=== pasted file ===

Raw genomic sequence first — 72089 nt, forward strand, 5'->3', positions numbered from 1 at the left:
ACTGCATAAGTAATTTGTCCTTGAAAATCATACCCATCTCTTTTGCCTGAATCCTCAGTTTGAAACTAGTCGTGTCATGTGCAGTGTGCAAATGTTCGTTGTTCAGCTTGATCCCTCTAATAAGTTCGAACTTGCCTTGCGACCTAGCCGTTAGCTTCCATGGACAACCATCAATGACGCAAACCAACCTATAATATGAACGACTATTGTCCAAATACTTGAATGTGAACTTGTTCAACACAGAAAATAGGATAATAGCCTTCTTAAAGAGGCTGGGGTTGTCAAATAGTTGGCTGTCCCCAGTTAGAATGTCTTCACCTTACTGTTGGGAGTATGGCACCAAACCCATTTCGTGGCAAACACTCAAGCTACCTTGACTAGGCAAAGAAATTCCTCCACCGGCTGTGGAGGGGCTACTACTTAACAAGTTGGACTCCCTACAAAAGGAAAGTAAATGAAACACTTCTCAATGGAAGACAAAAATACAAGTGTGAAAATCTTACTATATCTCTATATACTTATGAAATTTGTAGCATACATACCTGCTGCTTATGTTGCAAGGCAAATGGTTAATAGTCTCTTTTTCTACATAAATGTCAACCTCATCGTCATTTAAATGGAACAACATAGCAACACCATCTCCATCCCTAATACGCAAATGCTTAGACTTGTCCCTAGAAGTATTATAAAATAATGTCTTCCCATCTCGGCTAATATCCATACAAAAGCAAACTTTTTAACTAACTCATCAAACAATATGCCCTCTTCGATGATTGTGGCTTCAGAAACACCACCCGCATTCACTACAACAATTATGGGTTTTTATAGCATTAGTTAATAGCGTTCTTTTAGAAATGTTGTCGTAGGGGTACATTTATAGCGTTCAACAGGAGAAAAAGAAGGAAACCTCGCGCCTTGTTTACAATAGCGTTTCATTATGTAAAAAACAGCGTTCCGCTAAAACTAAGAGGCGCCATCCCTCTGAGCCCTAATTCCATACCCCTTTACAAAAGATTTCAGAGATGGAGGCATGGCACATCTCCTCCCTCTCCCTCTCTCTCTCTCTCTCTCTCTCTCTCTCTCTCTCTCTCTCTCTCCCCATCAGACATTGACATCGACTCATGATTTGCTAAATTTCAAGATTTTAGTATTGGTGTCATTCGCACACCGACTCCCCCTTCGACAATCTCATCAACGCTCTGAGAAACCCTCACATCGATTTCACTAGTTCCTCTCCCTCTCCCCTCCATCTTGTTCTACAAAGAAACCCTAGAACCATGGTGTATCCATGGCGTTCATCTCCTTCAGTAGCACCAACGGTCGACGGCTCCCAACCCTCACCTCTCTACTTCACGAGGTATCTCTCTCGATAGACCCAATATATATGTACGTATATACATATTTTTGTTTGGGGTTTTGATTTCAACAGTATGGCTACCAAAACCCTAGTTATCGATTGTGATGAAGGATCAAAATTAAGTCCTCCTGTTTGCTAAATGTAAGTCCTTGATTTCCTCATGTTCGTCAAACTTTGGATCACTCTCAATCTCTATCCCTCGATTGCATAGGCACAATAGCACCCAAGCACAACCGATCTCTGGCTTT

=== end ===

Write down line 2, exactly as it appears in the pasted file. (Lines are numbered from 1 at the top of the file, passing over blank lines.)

ACTGCATAAGTAATTTGTCCTTGAAAATCATACCCATCTCTTTTGCCTGAATCCTCAGTTTGAAACTAGTCGTGTCATGTGCAGTGTGCAAATGTTCGTTGTTCAGCTTGATCCCTCTAATAAGTTCGAACTTGCCTTGCGACCTAGCCGTTAGCTTCCATGGACAACCATCAATGACGCAAACCAACCTATAATATGAACGACTATTGTCCAAATACTTGAATGTGAACTTGTTCAACACAGAAAATAGGATAATAGCCTTCTTAAAGAGGCTGGGGTTGTCAAATAGTTGGCTGTCCCCAGTTAGAATGTCTTCACCTTACTGTTGGGAGTATGGCACCAAACCCATTTCGTGGCAAACACTCAAGCTACCTTGACTAGGCAAAGAAATTCCTCCACCGGCTGTGGAGGGGCTACTACTTAACAAGTTGGACTCCCTACAAAAGGAAAGTAAATGAAACACTTCTCAATGGAAGACAAAAATACAAGTGTGAAAATCTTACTATATCTCTATATACTTATGAAATTTGTAGCATACATACCTGCTGCTTATGTTGCAAGGCAAATGGTTAATAGTCTCTTTTTCTACATAAATGTCAACCTCATCGTCATTTAAATGGAACAACATAGCAACACCATCTCCATCCCTAATACGCAAATGCTTAGACTTGTCCCTAGAAGTATTATAAAATAATGTCTTCCCATCTCGGCTAATATCCATACAAAAGCAAACTTTTTAACTAACTCATCAAACAATATGCCCTCTTCGATGATTGTGGCTTCAGAAACACCACCCGCATTCACTACAACAATTATGGGTTTTTATAGCATTAGTTAATAGCGTTCTTTTAGAAATGTTGTCGTAGGGGTACATTTATAGCGTTCAACAGGAGAAAAAGAAGGAAACCTCGCGCCTTGTTTACAATAGCGTTTCATTATGTAAAAAACAGCGTTCCGCTAAAACTAAGAGGCGCCATCCCTCTGAGCCCTAATTCCATACCCCTTTACAAAAGATTTCAGAGATGGAGGCATGGCACATCTCCTCCCTCTCCCTCTCTCTCTCTCTCTCTCTCTCTCTCTCTCTCTCTCTCTCTCTCCCCATCAGACATTGACATCGACTCATGATTTGCTAAATTTCAAGATTTTAGTATTGGTGTCATTCGCACACCGACTCCCCCTTCGACAATCTCATCAACGCTCTGAGAAACCCTCACATCGATTTCACTAGTTCCTCTCCCTCTCCCCTCCATCTTGTTCTACAAAGAAACCCTAGAACCATGGTGTATCCATGGCGTTCATCTCCTTCAGTAGCACCAACGGTCGACGGCTCCCAACCCTCACCTCTCTACTTCACGAGGTATCTCTCTCGATAGACCCAATATATATGTACGTATATACATATTTTTGTTTGGGGTTTTGATTTCAACAGTATGGCTACCAAAACCCTAGTTATCGATTGTGATGAAGGATCAAAATTAAGTCCTCCTGTTTGCTAAATGTAAGTCCTTGATTTCCTCATGTTCGTCAAACTTTGGATCACTCTCAATCTCTATCCCTCGATTGCATAGGCACAATAGCACCCAAGCACAACCGATCTCTGGCTTT